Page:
Incorporating biomarkers into the study of socio-economic status and health among older adults in China.
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The social gradient in health - that individuals with lower SES have worse health than those with higher SES- is welldocumented using self-reports of health in more developed countries. Less is known about the relationship between SES and health biomarkers among older adults residing in less developed countries. We use data from the ChineseLongitudinal Healthy Longevity Survey (CLHLS) longevity areas sub-sample to examine the social gradient in healthamong rural young-old and oldest-old adults (N=2,121). Our health indicators include individual biomarkers, metabolic syndrome, and self-reports of health. We found a largely positive relationship between SES and health. SES was more consistently associated with individual biomarkers among the oldest-old than the young-old, providing evidence for cumulative disadvantage. We discuss the implications of our findings for older adults who have lived through different social, economic, and health regimes.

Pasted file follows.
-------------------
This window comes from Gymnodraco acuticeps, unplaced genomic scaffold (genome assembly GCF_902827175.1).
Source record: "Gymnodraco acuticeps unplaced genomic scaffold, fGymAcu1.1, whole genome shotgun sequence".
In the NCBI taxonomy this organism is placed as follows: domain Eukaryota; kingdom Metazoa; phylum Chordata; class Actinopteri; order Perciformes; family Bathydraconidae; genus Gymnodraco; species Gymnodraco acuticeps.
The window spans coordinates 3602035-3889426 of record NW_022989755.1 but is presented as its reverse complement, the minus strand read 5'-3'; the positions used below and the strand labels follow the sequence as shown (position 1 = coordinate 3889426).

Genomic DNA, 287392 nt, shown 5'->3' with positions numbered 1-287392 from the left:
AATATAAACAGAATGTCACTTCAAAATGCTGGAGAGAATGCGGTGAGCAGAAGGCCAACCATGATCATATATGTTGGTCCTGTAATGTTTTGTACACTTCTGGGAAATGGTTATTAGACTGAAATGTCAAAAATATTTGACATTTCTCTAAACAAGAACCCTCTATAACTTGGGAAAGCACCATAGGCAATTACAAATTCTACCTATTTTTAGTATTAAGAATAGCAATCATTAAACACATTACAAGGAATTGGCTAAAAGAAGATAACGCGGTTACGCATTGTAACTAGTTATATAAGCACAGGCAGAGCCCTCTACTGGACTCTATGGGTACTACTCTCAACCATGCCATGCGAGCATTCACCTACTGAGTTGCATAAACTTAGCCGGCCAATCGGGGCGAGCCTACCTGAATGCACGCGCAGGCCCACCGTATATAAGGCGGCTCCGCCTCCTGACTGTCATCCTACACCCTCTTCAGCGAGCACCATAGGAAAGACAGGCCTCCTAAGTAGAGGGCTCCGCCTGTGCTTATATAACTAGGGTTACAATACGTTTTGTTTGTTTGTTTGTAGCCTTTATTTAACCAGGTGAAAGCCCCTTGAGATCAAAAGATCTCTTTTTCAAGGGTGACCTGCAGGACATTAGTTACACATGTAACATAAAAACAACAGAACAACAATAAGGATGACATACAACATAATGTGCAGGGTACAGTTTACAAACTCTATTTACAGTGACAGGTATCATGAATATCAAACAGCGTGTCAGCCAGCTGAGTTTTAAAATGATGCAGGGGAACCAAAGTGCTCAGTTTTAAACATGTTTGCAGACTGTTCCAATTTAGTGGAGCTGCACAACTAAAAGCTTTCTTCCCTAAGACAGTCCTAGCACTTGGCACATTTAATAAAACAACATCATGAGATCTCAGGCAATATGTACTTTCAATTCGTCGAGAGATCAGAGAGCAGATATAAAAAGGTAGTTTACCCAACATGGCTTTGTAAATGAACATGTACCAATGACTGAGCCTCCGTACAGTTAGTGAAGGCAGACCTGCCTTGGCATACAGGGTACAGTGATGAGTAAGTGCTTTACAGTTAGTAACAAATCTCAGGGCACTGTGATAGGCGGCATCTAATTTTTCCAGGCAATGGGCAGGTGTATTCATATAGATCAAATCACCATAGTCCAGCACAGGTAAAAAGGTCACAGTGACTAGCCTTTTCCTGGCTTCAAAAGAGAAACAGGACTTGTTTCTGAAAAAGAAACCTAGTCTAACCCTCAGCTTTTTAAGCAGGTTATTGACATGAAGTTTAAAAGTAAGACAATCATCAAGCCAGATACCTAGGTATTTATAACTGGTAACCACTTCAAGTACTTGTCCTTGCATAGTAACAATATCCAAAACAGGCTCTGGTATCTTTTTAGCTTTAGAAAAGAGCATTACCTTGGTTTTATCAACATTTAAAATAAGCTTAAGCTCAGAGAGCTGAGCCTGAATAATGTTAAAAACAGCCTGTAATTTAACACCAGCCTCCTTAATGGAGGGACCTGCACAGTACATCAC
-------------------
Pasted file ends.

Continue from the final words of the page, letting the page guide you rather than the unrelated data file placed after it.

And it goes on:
Published Version (Please cite this version)10.1016/j.ssmph.2017.07.003
Publication InfoGeorge, Linda; Brasher, Melanie Sereny; Shi, Xiaoming; Yin, Zhaoxue; & Zeng, Yi (2017). Incorporating biomarkers into the study of socio-economic status and health among older adults in China. SSM - population health, 3. pp. 577-585. 10.1016/j.ssmph.2017.07.003. Retrieved from https://hdl.handle.net/10161/19428.
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Arts and Sciences Professor of Sociology
My research falls into three broad areas: (1) social factors and the onset, course, and outcome of mental and physical illness, (2) social factors and aging, and (3) the organization and delivery of health services. I am working on funded research projects in all three areas. I have been the principal and co-principal investigator of two major epidemiologic studies. The first examines social factors and mental illness throughout adulthood. The second focuses on social factors related to